It may come as an annoyance or surprise to some folks in the non-compliant stem cell clinic world that there are laws, rules, and licensing involved in giving stem cell transplants to patients. (To be clear here, this post is focused on clinics transplanting propagated stem cell drug therapies that the FDA views as more than minimally manipulated (i.e. “351s”). Note added on March 21).
To do some specific things with biologics such as stem cell products intended for clinical use, clinics must have an approved Biological License Application (BLA) from the FDA.
I would say it is reasonable to call clinics that are in this area and that do not have a BLA by the moniker “unlicensed”.
Disturbingly some of these clinics do not even know what a BLA is, while others know about it but intentionally blow it off.
A stem cell clinic may also be “unlicensed” if the practitioner there is unlicensed in one of the following ways:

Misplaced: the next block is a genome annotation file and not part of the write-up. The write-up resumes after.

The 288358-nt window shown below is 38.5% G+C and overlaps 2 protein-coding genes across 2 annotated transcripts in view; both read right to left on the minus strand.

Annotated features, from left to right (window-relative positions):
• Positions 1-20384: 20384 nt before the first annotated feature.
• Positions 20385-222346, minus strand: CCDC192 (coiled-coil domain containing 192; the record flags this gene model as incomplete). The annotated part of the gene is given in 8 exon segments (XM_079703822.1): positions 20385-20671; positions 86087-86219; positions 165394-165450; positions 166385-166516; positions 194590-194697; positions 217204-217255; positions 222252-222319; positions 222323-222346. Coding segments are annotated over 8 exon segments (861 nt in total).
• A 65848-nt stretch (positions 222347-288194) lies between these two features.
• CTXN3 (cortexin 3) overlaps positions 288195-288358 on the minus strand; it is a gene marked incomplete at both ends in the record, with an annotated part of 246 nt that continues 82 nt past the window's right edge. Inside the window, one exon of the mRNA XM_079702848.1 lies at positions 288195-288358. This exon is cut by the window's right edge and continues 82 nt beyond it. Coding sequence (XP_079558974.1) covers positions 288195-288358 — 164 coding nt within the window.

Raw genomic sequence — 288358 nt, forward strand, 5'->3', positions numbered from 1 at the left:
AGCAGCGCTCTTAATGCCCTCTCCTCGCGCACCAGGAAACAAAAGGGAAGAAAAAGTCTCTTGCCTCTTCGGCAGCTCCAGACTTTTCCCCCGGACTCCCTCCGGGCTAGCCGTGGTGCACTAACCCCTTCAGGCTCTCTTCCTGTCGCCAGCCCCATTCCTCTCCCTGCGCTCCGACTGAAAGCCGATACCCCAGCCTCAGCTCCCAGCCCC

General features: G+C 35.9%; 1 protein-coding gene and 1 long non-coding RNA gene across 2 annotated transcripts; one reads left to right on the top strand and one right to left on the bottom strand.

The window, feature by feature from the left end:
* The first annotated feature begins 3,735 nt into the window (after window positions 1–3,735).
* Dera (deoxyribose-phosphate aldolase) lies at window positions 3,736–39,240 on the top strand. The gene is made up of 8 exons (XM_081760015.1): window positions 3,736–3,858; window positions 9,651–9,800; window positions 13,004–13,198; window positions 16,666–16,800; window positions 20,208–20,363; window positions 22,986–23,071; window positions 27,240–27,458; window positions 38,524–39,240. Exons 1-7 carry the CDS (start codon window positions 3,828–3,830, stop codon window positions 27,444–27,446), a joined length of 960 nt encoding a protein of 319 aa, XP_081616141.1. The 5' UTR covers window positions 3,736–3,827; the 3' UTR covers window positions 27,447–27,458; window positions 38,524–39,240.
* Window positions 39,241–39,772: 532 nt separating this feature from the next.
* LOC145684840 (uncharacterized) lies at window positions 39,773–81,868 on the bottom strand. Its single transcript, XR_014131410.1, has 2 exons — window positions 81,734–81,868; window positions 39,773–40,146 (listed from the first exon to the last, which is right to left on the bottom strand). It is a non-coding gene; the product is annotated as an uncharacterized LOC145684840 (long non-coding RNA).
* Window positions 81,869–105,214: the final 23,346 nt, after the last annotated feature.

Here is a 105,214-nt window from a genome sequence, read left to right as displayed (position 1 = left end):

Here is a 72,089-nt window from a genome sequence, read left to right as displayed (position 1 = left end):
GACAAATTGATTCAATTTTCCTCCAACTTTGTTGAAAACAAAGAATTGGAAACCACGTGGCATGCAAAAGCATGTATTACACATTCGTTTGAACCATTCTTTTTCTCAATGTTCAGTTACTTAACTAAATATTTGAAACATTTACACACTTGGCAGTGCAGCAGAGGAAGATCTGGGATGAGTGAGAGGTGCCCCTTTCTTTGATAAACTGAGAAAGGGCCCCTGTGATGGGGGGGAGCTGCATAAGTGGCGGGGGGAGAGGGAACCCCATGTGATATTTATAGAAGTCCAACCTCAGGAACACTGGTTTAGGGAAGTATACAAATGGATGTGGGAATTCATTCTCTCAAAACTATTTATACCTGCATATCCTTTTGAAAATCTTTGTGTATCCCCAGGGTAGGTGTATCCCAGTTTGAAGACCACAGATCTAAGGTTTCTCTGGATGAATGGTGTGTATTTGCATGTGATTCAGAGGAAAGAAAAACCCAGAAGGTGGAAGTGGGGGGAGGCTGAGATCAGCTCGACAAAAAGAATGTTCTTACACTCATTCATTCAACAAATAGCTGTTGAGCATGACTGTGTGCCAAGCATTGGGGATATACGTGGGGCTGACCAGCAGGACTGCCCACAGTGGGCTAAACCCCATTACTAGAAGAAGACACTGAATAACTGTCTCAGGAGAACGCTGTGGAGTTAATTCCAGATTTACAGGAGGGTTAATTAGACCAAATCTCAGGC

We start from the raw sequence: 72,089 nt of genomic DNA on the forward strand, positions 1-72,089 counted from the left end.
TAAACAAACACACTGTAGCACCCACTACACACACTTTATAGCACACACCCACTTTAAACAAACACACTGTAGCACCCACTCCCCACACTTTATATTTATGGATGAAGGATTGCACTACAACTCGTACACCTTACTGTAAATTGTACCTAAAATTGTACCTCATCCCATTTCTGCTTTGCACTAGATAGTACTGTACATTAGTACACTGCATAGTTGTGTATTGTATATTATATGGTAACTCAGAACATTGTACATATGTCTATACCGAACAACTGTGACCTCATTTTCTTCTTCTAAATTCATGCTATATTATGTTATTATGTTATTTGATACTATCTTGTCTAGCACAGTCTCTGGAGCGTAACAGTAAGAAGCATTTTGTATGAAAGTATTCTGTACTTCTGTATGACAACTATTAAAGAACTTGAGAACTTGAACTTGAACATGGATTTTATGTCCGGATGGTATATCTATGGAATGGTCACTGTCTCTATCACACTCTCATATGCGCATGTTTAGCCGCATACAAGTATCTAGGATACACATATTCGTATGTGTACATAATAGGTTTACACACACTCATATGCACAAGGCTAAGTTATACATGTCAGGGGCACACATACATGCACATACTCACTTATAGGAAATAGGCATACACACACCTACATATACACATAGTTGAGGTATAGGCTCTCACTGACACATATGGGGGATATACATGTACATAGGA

- Unlicensed in that state or country
- Not a doctor at all
- Has had his/her license revoked
I would also call a clinic “unlicensed” if it is treating patients with a stem cell drug (i.e. propagated or otherwise more than minimally manipulated stem cells) without an IND, Investigational New Drug, approval from the FDA.
However, the term “non-compliant” is just as apt.
Strangely, some people take offense at the idea that stem cell providers should have to have any kind of license at all!
What the heck?
If the cart down the street needs a license to sell me a hotdog (see picture above from Wikipedia) and the person cutting my hair needs a license and I need a license to drive my car, can anyone seriously argue that a guy injecting a billion stem cells IV into patients and charging each patient $20K a pop should not need licensing to run his stem cell clinic?
I recently did a stem cell political cartoon expressing my concerns about a deregulated stem cell future in which a stem cell clinic may need no more licensing than a coffee stand.